Malachi 1:12 MEANING

Malachi 1:12
(12) But ye have.--Better, but ye profane it--viz., "my name" (Malachi 1:11). The word "it" is said by Jewish tradition to be an euphemism for "me." The present contemptuous conduct of God's priests is contrasted with the prophesied reverence of heathen nations.

Fruit . . . meat, denote the same as "bread" of Malachi 1:7. They show that they think it contemptible by not taking the trouble to offer such things as are prescribed by the Law.

Verse 12. - But ye have profaned it; ye profane God's Name. The prophet contrasts the negligence and profanity of the priests with the piety of the Gentile nations, which he foresees. The table of the Lord (see note on ver. 7). The fruit thereof, even his meat. The food and meat of the altar are the victims offered thereon. By their conduct the priests made both altar and offerings contemptible. Septuagint, Τὰ ἐπιτιθέμενα ἐξουδένωται βρώματα αὐτοῦ, "Its meats that are laid thereon are set at naught;" Vulgate, Quod superponitur contemptibile est, cum igne qui illud devorat. This is either a free paraphrase, or for "meat" Jerome must have read a participle, "eating," and taken "that which eats" the offering to be the fire which consumes it, as "lick up" (1 Kings 18:38). Others explain the Vulgate to mean that the priests complain of the scantiness and inferiority of the victims, the flesh of which formed their support. But as this was owing to their own neglect, they were not likely to make it a subject of complaint

1:6-14 We may each charge upon ourselves what is here charged upon the priests. Our relation to God, as our Father and Master, strongly obliges us to fear and honour him. But they were so scornful that they derided reproof. Sinners ruin themselves by trying to baffle their convictions. Those who live in careless neglect of holy ordinances, who attend on them without reverence, and go from them under no concern, in effect say, The table of the Lord is contemptible. They despised God's name in what they did. It is evident that these understood not the meaning of the sacrifices, as shadowing forth the unblemished Lamb of God; they grudged the expense, thinking all thrown away which did not turn to their profit. If we worship God ignorantly, and without understanding, we bring the blind for sacrifice; if we do it carelessly, if we are cold, dull, and dead in it, we bring the sick; if we rest in the bodily exercise, and do not make heart-work of it, we bring the lame; and if we suffer vain thoughts and distractions to lodge within us, we bring the torn. And is not this evil? Is it not a great affront to God, and a great wrong and injury to our own souls? In order to the acceptance of our actions with God, it is not enough to do that which, for the matter of it, is good; but we must do it from a right principle, in a right manner, and for a right end. Our constant mercies from God, make worse our slothfulness and stubbornness, in our returns of duty to God. A spiritual worship shall be established. Incense shall be offered to God's name, which signifies prayer and praise. And it shall be a pure offering. When the hour came, in which the true worshippers worshipped the Father in Spirit and in truth, then this incense was offered, even this pure offering. We may rely on God's mercy for pardon as to the past, but not for indulgence to sin in future. If there be a willing mind, it will be accepted, though defective; but if any be a deceiver, devoting his best to Satan and to his lusts, he is under a curse. Men now, though in a different way, profane the name of the Lord, pollute his table, and show contempt for his worship.But ye have profaned it,.... That is, the name of the Lord, which they are said to despise, Malachi 1:6 and pollute, Malachi 1:7 and is a reason why they and their offerings were rejected: and that they profaned the name of the Lord appears by this,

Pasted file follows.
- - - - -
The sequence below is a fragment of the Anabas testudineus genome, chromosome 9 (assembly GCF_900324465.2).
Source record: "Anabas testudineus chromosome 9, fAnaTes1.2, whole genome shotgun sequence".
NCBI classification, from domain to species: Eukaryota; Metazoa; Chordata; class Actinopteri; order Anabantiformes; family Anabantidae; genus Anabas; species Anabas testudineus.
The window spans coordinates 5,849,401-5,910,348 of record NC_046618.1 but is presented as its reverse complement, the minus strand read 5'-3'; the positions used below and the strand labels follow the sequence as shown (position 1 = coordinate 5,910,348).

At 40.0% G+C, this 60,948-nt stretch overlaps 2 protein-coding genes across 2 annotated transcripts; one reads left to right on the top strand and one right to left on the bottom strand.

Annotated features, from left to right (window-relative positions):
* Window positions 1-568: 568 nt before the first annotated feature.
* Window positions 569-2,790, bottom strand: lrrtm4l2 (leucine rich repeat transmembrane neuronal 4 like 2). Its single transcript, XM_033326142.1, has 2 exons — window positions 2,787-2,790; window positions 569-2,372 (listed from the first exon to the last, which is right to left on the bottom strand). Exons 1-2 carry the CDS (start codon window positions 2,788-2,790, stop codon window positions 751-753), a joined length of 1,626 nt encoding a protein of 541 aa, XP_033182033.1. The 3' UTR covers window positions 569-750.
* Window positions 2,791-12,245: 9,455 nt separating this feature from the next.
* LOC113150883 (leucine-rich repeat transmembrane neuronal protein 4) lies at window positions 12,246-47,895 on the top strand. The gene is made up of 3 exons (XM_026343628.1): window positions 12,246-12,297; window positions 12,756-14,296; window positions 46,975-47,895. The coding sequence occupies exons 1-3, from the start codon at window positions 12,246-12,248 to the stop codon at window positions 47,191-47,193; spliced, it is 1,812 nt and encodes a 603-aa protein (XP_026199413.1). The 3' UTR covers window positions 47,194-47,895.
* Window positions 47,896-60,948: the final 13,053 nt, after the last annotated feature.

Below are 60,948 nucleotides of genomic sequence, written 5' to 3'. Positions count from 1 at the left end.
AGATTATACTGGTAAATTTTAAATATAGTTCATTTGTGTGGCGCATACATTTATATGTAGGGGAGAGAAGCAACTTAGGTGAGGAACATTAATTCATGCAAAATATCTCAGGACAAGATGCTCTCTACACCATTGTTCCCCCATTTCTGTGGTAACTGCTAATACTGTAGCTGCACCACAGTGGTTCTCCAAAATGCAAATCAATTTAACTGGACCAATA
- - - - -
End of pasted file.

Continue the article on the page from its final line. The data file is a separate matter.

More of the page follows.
in that ye say, The table of the Lord is polluted: the same with "contemptible", Malachi 1:7 as Kimchi observes; See Gill on Malachi 1:7,

and the fruit thereof, even his meat is contemptible; the word for fruit (o) sometimes is used for speech, the fruit of the lips, Isaiah 57:19 and taken in this sense here, as it is by some, may be understood either of the word of God, which commanded such and such sacrifices to be offered up upon the altar, and was despised, so Abarbinel: or the word of the priests, who were continually saying that what was offered up on the altar was contemptible, even the food which they ate of; so Jarchi and Kimchi. "Fruit" and "meat" seem to signify one and the same thing, and design the fruit and meat of the altar; either that which belonged to the Lord, the fat and the blood, which were offered to him, and were reckoned contemptible; or that which fell to the share of the priests, which they thought mean and worthless. Cocceius interprets this of Christ the Branch of the Lord, and fruit of the earth, Isaiah 4:2 whose meat it was to do the will of him that sent him, and was despised and rejected by the Jews; and which was the reason of God's casting them off, and taking in the Gentiles.

(o) "et verbum ejus", Pagninus, Munster; "sermo ejus, vel eorum", Vatablus; so Ben Melech.

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